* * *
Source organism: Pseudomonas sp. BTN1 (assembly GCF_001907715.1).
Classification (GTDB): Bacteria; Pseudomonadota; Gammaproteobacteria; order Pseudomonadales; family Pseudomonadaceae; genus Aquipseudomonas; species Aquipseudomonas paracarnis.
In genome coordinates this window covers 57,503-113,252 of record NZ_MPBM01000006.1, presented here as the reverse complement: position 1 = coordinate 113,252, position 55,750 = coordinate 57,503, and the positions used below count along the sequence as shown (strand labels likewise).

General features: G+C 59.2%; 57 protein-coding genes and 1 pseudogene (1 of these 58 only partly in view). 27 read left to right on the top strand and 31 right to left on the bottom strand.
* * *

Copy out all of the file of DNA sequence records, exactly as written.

Source organism: Pseudomonas sp. BTN1 (assembly GCF_001907715.1).
Classification (GTDB): Bacteria; Pseudomonadota; Gammaproteobacteria; order Pseudomonadales; family Pseudomonadaceae; genus Aquipseudomonas; species Aquipseudomonas paracarnis.
In genome coordinates this window covers 57,503-113,252 of record NZ_MPBM01000006.1, presented here as the reverse complement: position 1 = coordinate 113,252, position 55,750 = coordinate 57,503, and the positions used below count along the sequence as shown (strand labels likewise).

General features: G+C 59.2%; 57 protein-coding genes and 1 pseudogene (1 of these 58 only partly in view). 27 read left to right on the top strand and 31 right to left on the bottom strand.